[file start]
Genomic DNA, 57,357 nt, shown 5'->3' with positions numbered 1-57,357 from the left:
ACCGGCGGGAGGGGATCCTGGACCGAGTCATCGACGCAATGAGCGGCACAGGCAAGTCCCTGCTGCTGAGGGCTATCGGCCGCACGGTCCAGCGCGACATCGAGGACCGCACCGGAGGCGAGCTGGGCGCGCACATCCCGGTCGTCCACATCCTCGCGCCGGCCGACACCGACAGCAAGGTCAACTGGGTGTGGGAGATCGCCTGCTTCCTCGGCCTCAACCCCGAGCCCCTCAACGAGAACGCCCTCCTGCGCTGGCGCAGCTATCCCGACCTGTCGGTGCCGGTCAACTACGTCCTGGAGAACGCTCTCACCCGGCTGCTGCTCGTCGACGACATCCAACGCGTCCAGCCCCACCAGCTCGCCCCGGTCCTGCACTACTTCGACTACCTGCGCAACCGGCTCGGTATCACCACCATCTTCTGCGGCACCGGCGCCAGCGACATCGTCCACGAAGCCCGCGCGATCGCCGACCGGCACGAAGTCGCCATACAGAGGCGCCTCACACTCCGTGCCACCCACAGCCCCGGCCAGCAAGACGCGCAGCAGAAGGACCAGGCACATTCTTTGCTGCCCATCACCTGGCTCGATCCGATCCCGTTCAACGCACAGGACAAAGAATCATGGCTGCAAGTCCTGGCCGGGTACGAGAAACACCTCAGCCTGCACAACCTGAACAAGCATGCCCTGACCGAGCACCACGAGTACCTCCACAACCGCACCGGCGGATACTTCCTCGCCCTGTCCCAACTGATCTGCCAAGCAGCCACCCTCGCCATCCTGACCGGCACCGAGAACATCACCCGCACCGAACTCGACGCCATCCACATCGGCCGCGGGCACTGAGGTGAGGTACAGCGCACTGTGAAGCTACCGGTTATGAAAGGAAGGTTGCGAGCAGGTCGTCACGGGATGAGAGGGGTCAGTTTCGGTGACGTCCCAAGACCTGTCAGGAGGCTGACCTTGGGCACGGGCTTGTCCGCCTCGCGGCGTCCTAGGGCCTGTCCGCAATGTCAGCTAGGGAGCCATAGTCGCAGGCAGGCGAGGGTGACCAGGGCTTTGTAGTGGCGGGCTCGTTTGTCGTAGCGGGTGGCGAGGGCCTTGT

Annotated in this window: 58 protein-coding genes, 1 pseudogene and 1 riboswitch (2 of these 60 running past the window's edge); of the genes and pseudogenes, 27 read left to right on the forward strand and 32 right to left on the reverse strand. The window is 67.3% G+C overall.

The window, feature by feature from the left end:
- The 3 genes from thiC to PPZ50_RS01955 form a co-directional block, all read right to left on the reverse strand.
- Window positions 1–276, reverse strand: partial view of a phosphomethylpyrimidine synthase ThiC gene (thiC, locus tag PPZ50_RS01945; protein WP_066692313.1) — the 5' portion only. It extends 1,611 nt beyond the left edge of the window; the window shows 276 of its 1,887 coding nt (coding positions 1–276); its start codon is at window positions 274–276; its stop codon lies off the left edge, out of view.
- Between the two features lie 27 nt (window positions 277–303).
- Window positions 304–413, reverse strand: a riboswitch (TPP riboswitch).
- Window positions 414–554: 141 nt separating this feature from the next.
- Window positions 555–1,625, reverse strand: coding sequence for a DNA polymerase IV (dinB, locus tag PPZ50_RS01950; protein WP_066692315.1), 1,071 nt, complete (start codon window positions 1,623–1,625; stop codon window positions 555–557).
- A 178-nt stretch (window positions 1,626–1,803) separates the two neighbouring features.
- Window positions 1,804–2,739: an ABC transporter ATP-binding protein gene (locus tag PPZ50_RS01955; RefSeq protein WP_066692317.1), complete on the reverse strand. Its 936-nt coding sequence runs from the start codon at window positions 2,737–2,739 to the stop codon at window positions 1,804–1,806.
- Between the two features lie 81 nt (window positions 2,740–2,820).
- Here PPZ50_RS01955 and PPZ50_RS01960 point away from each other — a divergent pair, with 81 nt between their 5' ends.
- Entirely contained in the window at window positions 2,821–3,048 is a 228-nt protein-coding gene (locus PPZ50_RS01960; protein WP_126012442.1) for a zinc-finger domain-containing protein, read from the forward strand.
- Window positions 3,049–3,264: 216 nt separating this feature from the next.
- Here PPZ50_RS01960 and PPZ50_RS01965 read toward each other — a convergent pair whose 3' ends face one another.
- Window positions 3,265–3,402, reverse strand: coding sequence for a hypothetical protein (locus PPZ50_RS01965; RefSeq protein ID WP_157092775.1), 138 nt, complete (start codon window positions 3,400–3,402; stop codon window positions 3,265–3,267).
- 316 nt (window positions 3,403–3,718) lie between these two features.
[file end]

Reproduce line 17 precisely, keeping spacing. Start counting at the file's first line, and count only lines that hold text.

- Here PPZ50_RS01960 and PPZ50_RS01965 read toward each other — a convergent pair whose 3' ends face one another.